I remember sitting next to my best friend in preschool, a meek display of Ritz and grapes in front of us, when she told me that each cracker was the body of Christ. Raised in a Jewish family, I was reasonably suspicious of the snack; who was Christ and why was she eating his body? Was he the secret to the perfect balance of buttery and salty? Unbeknownst to me, this was the genesis of my religious intolerance.
After my parents got divorced, my mom introduced my sister and me to an assortment of Christian denominations, from Mormonism to Presbyterianism. Regardless of branch, the bricks of pews were significantly less welcoming than the lopsided semicircle of wicker chairs at the synagogue. The mutilated body dangling from the cross stared me down as I wished more than anything to be sitting in front of the delicately carved wooden ark and Rabbi Laurie in her blue and white tallit. The candles in the churches were far away, dim and tired, different from the steady flames dancing on the strong cotton wicks of the white wax pillars that protected the Torah. I had become not only resistant to, but negative toward religions other than my own.
I was one of four bar mitzvahs in Missoula in 2012; one of four young adults who made the choice to publicly dedicate their lives to Jewish culture and faith. When my sister started skipping synagogue for band practice and movie dates with friends, I was ashamed. This intensified when I was eventually the only member of my family who went to synagogue at all. Strangely enough, as I too began to frequent services less and less often, the guilt subsided and I felt more devout than I did in the stale rooms of the temple. I was the last person in my family to learn that faith is validated not by the hours you spend praying, but by the sincerity with which you devote yourself to a belief. Being Facebook friends with the synagogue board members didn’t legitimize piety.
It wasn’t until after I’d renounced organized religion altogether that I realized the discomfort that I felt in the churches was not a holy spirit telling me I was in the wrong place; it was an intolerance of people who practiced differently than I. Understanding that the time, place, or practice of my belief did not make me a better servant to Adonai Our God, let alone a better person, allowed me to become more tolerant of differences in faith. Being exposed to a number of different religions and practices ignited an openness that I’d been resisting. Whether it be a passion for music, literature, soccer, or God, finding people that hold similar values is a spiritual experience.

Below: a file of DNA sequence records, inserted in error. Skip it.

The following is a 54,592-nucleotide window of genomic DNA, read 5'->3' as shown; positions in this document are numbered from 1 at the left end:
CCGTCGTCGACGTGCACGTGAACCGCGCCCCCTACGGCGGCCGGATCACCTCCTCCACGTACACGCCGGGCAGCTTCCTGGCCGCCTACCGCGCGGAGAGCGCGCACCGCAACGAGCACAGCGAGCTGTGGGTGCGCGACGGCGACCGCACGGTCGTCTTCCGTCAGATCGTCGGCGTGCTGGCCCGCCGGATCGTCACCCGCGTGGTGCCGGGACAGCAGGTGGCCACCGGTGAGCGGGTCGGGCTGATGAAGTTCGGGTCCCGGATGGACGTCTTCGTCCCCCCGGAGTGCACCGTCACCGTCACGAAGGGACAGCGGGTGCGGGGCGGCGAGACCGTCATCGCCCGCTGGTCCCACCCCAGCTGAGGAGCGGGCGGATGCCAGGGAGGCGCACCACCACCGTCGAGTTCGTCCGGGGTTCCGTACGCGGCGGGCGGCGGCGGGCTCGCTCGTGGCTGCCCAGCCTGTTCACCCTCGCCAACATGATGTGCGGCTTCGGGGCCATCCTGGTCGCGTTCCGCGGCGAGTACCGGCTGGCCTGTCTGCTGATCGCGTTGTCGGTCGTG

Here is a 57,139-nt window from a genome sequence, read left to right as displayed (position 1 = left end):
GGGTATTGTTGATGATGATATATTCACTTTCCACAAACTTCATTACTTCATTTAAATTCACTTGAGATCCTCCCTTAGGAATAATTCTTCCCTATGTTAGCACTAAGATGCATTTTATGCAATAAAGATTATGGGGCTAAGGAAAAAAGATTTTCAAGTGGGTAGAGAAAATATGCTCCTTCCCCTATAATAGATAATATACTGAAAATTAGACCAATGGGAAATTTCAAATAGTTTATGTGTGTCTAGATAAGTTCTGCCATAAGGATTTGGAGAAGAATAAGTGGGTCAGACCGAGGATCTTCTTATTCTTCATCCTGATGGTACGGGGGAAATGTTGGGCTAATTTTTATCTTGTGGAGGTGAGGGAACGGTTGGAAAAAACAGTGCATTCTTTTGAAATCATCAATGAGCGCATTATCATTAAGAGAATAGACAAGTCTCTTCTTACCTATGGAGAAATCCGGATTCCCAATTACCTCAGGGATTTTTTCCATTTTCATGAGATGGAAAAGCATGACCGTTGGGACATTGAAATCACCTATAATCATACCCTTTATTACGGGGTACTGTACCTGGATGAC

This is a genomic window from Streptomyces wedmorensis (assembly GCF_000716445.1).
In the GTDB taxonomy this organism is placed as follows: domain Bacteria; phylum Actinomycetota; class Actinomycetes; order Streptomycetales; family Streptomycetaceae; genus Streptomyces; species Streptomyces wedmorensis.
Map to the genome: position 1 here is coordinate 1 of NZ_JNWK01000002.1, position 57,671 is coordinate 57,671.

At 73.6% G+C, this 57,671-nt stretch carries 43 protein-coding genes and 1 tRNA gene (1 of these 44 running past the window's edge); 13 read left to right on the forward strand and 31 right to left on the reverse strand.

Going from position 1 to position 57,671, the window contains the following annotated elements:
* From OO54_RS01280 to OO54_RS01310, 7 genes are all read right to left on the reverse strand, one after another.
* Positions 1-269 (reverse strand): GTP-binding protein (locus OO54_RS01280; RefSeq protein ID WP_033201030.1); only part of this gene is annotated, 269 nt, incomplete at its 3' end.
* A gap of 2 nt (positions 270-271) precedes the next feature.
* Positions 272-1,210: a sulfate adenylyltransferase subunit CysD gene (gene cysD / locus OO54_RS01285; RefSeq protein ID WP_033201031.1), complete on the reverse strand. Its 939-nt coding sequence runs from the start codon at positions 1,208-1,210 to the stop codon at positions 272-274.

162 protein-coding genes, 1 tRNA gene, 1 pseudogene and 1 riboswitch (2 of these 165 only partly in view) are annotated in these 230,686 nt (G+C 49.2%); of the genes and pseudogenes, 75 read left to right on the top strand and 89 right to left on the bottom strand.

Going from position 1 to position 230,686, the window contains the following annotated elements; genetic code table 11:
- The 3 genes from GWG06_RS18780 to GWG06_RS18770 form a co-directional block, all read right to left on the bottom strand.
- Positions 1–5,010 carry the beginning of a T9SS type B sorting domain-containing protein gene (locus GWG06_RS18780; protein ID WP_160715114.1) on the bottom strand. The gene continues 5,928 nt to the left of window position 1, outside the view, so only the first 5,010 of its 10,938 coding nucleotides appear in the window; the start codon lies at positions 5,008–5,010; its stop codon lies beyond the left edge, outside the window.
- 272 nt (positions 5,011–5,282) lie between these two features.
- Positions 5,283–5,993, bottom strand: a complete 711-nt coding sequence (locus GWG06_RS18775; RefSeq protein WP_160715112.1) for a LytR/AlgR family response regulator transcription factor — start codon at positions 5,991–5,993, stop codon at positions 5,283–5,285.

When my friend offered me the body of Christ at snack time, I was intolerant because of my age, upbringing, and shallow wealth of knowledge. When I was welcomed with open arms into numerous churches, I was intolerant because of my holier-than-thou dedication to Judaism, inconsideration of lifestyles alternative to my own, unjustified sense of superiority. This realization was the catalyst for my personal development of tolerance and acceptance.
When I reconnected with God outside of the synagogue, at the intersection of adolescent rebellion and traditionalist religion, I unsuppressed my ability to make choices regarding faith without being unfaithful. My devotion to God was not contingent on a devotion to dogmatic religion and the foundations of tolerance, forbearance, and compassion on which I now subsist were subdued in my misapprehension. Though I’m still hesitant to eat the body of Christ, the understanding that religion is not a matter of superiority has cultivated my growth into a tolerant and accepting person.